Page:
AN - Well, I'm trying to catch up. Here's the next one!

Day 4 – Childhood Memories

Sherlock had been residing (hiding out) at 221B Baker Street for three days before Mycroft finally saw fit to reintroduce his brother to the public. For three days Sherlock stayed hidden away in his flat, without any word from John, while Mycroft went about putting the final touches on the information that would be given to the press. Sherlock wasn't surprised; Mycroft had always needed to do things in his own time, in his own way, and with little to no input from his younger brother. It was just as infuriating now as it had been when they were children, but to be honest, Sherlock was a little tired from his travels. He had slept rarely and meals had been few and far between. His body was drained and his mind exhausted. As annoying at Sherlock found Mycroft's need to have every little detail of Sherlock's return hashed out, organized, and notarized there was a small (miniscule really) part of the consulting detective that was thankful that he could just spend some time lounging on his sofa while Mrs. Hudson brought him biscuits and tea every hour.

The only real fly in Sherlock's ointment was that it was supposed to be John plying him with tea and biscuits, and possibly eggs made only the way John could, not Mrs. Hudson.

Sherlock had tried texting John once or twice (truthfully it was one text every thirty minutes except between the hours of midnight and five am -Sherlock remembered how John said that he needed at least five hours of sleep a night-) and he had even called the man. Sherlock hated to call; he far preferred to text. But did John have the decency to answer his call or respond to any of the texts? Not hardly. It was a really frustrating situation.

Sherlock had spent his first full day back in his flat sleeping. It took him a little while to get comfortable though. He had started out on the sofa but the once pliant cushions seemed to have hardened up a bit in his absence. He had then slouched into his old bedroom. Mrs. Hudson had insisted on putting a clean set of linens on the bed for him (hers since his were in a box somewhere probably not marked with a skull) and Sherlock had found the soft, pink sheets printed with tiny roses to be beyond abhorrent and he had slammed the door on them. Sherlock tried each of the armchairs but they were both a touch too dusty. The kitchen table was laden with boxes. The floor had not been hoovered in quite some time, not that Sherlock had ever hoovered the floor before his tumble off of St. Barts.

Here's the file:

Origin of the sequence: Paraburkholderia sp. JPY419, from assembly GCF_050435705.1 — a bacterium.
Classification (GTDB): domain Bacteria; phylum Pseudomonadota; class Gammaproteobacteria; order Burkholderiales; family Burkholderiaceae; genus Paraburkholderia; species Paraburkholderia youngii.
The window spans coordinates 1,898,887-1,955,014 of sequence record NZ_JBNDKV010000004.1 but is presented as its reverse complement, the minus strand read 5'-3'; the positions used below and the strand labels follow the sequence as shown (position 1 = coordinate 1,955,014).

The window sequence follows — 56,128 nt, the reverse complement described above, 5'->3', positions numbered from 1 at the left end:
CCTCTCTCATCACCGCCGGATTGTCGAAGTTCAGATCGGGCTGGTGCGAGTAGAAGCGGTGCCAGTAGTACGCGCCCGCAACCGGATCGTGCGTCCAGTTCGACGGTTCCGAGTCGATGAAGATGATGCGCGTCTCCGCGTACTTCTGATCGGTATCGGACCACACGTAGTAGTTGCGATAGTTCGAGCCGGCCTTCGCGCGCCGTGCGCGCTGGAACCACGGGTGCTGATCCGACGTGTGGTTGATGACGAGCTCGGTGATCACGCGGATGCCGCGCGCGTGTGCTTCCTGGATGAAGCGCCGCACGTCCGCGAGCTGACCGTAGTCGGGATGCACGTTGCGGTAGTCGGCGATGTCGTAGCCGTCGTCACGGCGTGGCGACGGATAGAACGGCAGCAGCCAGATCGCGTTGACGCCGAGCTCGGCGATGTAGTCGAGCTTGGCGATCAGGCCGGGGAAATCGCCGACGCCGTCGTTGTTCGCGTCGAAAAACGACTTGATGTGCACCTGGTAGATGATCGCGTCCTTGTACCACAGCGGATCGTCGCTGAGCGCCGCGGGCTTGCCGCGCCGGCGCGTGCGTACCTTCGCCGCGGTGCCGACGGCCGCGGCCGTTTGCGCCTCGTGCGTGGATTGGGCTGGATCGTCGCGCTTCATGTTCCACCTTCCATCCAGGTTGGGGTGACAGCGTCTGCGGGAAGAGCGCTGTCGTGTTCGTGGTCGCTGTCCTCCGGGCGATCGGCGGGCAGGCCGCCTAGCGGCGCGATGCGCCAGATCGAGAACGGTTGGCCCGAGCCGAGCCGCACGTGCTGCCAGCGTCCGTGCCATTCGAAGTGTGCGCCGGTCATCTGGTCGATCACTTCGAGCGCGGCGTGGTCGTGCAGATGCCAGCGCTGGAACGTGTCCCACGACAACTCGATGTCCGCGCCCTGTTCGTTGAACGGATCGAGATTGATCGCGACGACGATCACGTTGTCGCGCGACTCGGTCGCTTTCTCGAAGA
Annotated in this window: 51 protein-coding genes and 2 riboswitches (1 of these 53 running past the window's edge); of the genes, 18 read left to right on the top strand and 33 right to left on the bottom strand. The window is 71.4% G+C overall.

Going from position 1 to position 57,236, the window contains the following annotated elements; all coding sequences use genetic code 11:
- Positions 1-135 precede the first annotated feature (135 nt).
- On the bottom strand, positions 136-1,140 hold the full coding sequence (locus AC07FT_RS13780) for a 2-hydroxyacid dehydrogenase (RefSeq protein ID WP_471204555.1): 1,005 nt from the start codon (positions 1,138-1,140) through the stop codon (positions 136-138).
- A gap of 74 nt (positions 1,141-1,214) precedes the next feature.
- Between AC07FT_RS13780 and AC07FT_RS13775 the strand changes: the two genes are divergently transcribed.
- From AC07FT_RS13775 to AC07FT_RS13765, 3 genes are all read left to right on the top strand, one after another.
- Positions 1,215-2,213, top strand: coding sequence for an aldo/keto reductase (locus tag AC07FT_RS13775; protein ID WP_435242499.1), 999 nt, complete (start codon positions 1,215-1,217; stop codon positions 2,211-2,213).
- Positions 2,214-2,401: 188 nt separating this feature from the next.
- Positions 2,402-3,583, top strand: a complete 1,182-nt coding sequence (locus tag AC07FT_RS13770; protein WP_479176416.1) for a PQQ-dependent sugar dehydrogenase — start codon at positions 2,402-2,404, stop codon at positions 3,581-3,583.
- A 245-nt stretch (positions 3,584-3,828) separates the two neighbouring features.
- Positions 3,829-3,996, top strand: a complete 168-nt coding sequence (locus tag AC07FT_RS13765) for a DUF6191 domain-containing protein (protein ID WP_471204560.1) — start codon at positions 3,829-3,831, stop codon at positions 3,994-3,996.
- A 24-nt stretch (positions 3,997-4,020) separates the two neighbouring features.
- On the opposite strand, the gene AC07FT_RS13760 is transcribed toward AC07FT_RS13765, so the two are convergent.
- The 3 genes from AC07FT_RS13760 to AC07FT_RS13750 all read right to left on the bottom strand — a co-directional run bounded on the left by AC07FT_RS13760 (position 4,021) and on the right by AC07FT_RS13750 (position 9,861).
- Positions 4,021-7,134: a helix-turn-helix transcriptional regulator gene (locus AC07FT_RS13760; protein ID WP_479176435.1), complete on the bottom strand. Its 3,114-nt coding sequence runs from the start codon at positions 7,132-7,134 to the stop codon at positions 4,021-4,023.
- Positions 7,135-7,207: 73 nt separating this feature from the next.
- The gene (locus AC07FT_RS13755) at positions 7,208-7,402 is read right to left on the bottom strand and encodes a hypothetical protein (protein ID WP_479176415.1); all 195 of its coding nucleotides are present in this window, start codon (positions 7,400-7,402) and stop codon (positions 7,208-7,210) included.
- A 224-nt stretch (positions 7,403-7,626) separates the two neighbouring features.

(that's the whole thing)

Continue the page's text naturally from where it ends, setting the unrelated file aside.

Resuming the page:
He finally found comfort upstairs in John's old bed. There were no sheets or pillows so he curled simply on his side with his arms tucked up under his cheek on the bare mattress. It was foolish but he thought that he could still smell a hint of John on it.

John's lingering scent of tea and pine was the only thing that the good doctor seemed to have left of himself in the flat.

On the second day Sherlock started to unpack his belongings. He had never been exactly prone to putting things away so every surface that had previously been bare was now heaped with books, papers, and lab equipment. The empty boxes he threw down the stairs. Mrs. Hudson complained about the mess when she brought him groceries from Tesco but grudgingly broke down the cardboard and put it out in the bins. Sherlock poked through the bags that she had brought with her. There were eggs, tea, jam, and bread. It was exactly what John had bought the first time he brought home groceries.